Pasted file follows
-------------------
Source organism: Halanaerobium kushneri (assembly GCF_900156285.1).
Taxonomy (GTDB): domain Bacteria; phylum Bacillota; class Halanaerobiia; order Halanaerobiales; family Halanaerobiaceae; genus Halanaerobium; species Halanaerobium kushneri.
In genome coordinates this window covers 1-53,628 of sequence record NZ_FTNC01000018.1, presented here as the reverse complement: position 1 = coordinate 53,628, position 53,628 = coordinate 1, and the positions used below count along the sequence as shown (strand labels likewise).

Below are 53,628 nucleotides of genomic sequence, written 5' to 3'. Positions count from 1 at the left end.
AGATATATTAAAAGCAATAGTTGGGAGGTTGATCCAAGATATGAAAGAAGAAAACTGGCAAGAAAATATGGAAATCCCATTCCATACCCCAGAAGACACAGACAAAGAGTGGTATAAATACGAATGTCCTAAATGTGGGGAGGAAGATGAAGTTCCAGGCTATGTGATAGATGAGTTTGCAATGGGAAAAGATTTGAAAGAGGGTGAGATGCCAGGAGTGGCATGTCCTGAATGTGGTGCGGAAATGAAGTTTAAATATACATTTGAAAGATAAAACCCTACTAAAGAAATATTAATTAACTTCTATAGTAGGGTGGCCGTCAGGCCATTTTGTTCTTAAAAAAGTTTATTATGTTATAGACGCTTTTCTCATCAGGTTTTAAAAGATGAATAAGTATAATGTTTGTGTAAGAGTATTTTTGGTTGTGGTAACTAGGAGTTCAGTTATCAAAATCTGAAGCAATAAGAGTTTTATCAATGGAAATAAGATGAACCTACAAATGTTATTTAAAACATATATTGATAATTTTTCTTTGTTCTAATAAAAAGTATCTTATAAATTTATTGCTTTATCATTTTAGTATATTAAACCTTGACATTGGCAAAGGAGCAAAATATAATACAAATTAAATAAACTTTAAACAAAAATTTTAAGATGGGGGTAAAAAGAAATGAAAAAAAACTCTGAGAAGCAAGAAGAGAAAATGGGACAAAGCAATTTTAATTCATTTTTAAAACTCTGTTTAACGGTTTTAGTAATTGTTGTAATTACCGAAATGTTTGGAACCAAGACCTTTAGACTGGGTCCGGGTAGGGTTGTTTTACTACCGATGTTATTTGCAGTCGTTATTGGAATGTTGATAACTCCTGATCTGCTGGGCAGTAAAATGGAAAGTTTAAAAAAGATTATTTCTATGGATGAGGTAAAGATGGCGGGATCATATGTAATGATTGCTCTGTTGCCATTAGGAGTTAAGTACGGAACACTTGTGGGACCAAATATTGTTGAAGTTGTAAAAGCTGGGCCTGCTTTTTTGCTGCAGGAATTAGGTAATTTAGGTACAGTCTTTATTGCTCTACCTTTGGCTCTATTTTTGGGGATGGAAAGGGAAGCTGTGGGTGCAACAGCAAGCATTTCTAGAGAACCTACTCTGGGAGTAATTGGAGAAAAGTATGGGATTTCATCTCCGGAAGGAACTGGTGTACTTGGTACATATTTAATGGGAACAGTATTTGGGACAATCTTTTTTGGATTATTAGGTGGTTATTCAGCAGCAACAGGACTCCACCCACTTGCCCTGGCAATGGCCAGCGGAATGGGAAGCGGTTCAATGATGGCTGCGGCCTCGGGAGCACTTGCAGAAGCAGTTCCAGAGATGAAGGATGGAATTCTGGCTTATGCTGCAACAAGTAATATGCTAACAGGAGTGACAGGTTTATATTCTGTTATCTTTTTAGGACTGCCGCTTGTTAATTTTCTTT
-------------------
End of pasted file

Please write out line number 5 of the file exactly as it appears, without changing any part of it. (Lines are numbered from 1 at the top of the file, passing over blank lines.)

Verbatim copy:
AGATATATTAAAAGCAATAGTTGGGAGGTTGATCCAAGATATGAAAGAAGAAAACTGGCAAGAAAATATGGAAATCCCATTCCATACCCCAGAAGACACAGACAAAGAGTGGTATAAATACGAATGTCCTAAATGTGGGGAGGAAGATGAAGTTCCAGGCTATGTGATAGATGAGTTTGCAATGGGAAAAGATTTGAAAGAGGGTGAGATGCCAGGAGTGGCATGTCCTGAATGTGGTGCGGAAATGAAGTTTAAATATACATTTGAAAGATAAAACCCTACTAAAGAAATATTAATTAACTTCTATAGTAGGGTGGCCGTCAGGCCATTTTGTTCTTAAAAAAGTTTATTATGTTATAGACGCTTTTCTCATCAGGTTTTAAAAGATGAATAAGTATAATGTTTGTGTAAGAGTATTTTTGGTTGTGGTAACTAGGAGTTCAGTTATCAAAATCTGAAGCAATAAGAGTTTTATCAATGGAAATAAGATGAACCTACAAATGTTATTTAAAACATATATTGATAATTTTTCTTTGTTCTAATAAAAAGTATCTTATAAATTTATTGCTTTATCATTTTAGTATATTAAACCTTGACATTGGCAAAGGAGCAAAATATAATACAAATTAAATAAACTTTAAACAAAAATTTTAAGATGGGGGTAAAAAGAAATGAAAAAAAACTCTGAGAAGCAAGAAGAGAAAATGGGACAAAGCAATTTTAATTCATTTTTAAAACTCTGTTTAACGGTTTTAGTAATTGTTGTAATTACCGAAATGTTTGGAACCAAGACCTTTAGACTGGGTCCGGGTAGGGTTGTTTTACTACCGATGTTATTTGCAGTCGTTATTGGAATGTTGATAACTCCTGATCTGCTGGGCAGTAAAATGGAAAGTTTAAAAAAGATTATTTCTATGGATGAGGTAAAGATGGCGGGATCATATGTAATGATTGCTCTGTTGCCATTAGGAGTTAAGTACGGAACACTTGTGGGACCAAATATTGTTGAAGTTGTAAAAGCTGGGCCTGCTTTTTTGCTGCAGGAATTAGGTAATTTAGGTACAGTCTTTATTGCTCTACCTTTGGCTCTATTTTTGGGGATGGAAAGGGAAGCTGTGGGTGCAACAGCAAGCATTTCTAGAGAACCTACTCTGGGAGTAATTGGAGAAAAGTATGGGATTTCATCTCCGGAAGGAACTGGTGTACTTGGTACATATTTAATGGGAACAGTATTTGGGACAATCTTTTTTGGATTATTAGGTGGTTATTCAGCAGCAACAGGACTCCACCCACTTGCCCTGGCAATGGCCAGCGGAATGGGAAGCGGTTCAATGATGGCTGCGGCCTCGGGAGCACTTGCAGAAGCAGTTCCAGAGATGAAGGATGGAATTCTGGCTTATGCTGCAACAAGTAATATGCTAACAGGAGTGACAGGTTTATATTCTGTTATCTTTTTAGGACTGCCGCTTGTTAATTTTCTTT